Chronicle of the Middle East and North Africa

BRICS and MENA Countries’ Prospects for Joining

The shared objective among all BRICS and MENA countries seeking membership is to foster a multipolar global financial system.

BRICS and MENA Countries

Ali Noureddine

This article was translated from Arabic.

The BRICS group of countries, consisting of Brazil, Russia, India, China and South Africa, has attracted interest from 19 additional nations seeking membership. Notable nominees from the Middle East and North Africa region include Saudi Arabia, the United Arab Emirates, Egypt, Bahrain and Iran.

This development raises intriguing questions about the motivations behind each country’s desire to join the group and the potential benefits they could derive from such a step.

At present, the activities of the BRICS group are closely intertwined with its efforts to challenge the prevailing Western dominance, particularly the hegemony of the United States within the global financial system.

To this end, the group aims to establish an alternative means of conducting commercial transactions through the introduction of a new currency distinct from the U.S. dollar.

The proposal is expected to be presented at the upcoming BRICS summit in South Africa, scheduled for July 2023. If successful, this initiative would mark a significant milestone for the group, as it would create a novel trading instrument that circumvents U.S. restrictions and sanctions. Furthermore, it would eliminate the need to rely on American correspondent banks, which is currently the case with the U.S. dollar.

Simultaneously, the BRICS group is placing significant emphasis on the establishment of the New Development Bank. This multilateral financial institution was set up with the objective of funding public and private projects through loans and direct contributions.

Notably, in 2021, the bank agreed to extend membership to both Egypt and the United Arab Emirates in a decision that serves as a stepping stone toward the eventual inclusion of these two countries into the BRICS group. The group seeks to enhance the role of this bank as an alternative to other international financial institutions, such as the International Monetary Fund and the World Bank, where decisions are dominated by the United States.

Moreover, the BRICS countries have long sought to establish a new financial system for managing interbank transfers as an alternative to the Swift system, which currently connects international banks. This measure seeks to prevent Western nations from isolating specific banks from the global financial trading system, as exemplified by the restrictions imposed on certain Russian banks during the early stages of the Ukraine conflict.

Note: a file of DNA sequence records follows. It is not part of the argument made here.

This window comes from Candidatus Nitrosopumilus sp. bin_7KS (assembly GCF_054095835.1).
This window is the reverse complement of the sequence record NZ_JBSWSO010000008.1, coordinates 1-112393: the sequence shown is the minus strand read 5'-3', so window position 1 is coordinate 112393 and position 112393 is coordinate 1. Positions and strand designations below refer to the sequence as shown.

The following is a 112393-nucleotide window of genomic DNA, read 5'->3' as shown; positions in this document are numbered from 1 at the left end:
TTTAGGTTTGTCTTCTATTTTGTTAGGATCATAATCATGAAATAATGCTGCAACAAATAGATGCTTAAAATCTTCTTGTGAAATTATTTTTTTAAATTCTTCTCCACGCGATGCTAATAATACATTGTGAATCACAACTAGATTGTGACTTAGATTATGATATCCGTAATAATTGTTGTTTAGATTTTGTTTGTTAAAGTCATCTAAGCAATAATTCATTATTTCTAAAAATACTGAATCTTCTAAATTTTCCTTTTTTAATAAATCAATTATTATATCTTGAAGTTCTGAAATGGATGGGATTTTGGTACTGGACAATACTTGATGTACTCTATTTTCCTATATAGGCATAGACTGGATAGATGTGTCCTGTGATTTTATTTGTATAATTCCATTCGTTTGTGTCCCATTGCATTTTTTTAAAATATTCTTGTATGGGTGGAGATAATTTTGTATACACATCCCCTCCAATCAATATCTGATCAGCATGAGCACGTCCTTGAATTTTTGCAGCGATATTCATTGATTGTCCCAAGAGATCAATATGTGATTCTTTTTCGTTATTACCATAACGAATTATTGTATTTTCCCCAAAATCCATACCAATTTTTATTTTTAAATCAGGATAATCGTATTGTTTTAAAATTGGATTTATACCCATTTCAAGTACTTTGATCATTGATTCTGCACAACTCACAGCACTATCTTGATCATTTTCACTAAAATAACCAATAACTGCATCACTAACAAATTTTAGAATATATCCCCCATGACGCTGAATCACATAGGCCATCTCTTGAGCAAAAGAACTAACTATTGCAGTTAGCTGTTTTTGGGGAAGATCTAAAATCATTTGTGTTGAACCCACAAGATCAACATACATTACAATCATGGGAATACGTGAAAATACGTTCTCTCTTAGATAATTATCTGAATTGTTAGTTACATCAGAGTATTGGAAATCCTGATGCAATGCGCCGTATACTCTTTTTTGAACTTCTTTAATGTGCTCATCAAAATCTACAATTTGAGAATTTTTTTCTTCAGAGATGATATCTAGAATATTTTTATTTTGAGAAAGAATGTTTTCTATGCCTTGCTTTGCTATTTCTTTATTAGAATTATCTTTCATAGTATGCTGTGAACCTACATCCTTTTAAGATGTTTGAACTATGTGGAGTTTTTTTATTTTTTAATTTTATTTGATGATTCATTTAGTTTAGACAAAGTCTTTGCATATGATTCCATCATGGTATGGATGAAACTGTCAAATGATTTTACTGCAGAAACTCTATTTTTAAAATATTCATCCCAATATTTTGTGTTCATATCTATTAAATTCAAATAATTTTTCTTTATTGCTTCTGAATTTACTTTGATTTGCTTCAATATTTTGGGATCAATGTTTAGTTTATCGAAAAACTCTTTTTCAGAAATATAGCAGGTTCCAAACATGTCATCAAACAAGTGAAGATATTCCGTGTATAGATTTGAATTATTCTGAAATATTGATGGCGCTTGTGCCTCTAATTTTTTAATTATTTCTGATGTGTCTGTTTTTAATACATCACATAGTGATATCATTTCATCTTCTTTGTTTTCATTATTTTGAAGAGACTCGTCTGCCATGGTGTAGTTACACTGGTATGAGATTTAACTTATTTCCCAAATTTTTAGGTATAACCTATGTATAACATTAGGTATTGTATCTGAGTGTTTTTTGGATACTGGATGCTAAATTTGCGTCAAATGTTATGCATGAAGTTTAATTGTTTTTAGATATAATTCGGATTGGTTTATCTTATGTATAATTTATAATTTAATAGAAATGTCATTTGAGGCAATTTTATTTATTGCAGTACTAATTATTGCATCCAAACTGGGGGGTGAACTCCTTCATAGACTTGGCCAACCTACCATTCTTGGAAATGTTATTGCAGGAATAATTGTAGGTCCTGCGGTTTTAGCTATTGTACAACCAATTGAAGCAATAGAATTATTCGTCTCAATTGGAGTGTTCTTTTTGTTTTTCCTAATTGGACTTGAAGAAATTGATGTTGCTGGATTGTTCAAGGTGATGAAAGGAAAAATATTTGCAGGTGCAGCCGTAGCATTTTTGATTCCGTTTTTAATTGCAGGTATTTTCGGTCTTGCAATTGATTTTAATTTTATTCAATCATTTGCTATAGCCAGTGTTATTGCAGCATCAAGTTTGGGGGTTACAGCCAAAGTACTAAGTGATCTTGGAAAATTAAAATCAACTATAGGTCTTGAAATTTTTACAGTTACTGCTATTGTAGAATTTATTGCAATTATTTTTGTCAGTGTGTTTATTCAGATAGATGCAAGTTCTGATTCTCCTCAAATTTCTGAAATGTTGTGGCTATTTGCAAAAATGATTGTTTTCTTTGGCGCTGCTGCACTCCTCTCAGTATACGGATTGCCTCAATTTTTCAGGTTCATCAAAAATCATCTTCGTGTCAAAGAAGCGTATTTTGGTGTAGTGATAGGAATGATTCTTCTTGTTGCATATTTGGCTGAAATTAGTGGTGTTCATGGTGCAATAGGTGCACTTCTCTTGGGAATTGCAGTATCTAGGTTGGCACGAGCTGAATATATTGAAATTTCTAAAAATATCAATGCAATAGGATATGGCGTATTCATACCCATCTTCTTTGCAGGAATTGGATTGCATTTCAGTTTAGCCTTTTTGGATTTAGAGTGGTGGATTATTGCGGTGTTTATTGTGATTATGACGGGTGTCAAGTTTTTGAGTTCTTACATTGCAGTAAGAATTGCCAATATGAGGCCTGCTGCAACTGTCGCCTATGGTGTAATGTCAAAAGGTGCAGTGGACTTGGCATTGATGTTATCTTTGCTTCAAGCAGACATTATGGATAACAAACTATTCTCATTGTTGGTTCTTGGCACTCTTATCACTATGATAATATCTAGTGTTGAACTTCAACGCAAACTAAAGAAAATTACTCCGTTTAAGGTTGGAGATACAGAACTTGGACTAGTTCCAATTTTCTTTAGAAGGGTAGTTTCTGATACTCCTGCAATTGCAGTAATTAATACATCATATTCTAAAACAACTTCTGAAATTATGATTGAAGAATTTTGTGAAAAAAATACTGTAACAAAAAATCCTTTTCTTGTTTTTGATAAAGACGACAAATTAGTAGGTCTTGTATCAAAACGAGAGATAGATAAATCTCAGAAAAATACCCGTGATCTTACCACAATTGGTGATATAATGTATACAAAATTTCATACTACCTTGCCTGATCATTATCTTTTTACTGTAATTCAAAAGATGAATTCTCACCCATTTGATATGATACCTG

In short, the BRICS countries are actively pursuing the creation of an auxiliary international economic system by providing alternatives to what they perceive as instruments of Western financial hegemony. This objective aligns with the aspirations of various Middle Eastern and North African countries seeking to join the BRICS group, driven by a confluence of reasons.

Egypt: Diversification of financing and borrowing sources

Egypt is presently grappling with significant economic challenges stemming from its high level of public debt relative to the size of its economy.

Moreover, the limited availability of foreign currency reserves poses difficulties in financing the repayment of upcoming foreign debts, including interest payments. Compounding these issues are mounting pressures on Egypt’s balance of payments, triggered by rising interest rates in Western countries and escalating global inflation, resulting in an increased import bill.

This has forced the Egyptian government to once again seek funding from the International Monetary Fund in 2023. This assistance comes with stringent conditions, including the devaluation of the Egyptian pound against the U.S. dollar and the privatization of select state-owned enterprises and military assets.

Concurrently, Egypt is actively seeking to attract additional foreign capital and investments, particularly from Gulf nations, to infuse much-needed liquidity in foreign currencies into the Egyptian market.

Egypt’s prospective membership in the BRICS group offers a crucial opportunity to diversify its sources of much-needed loans, thereby reducing its reliance solely on the terms and approvals of the IMF.

By joining the BRICS group, Egypt can tap into the benefits provided by the New Development Bank, which it had expressed keen interest in even before pursuing BRICS membership. The availability of alternative financing options would empower Egypt to assert its conditions and negotiate from a position of greater strength when seeking financial packages from the IMF or the World Bank in the future.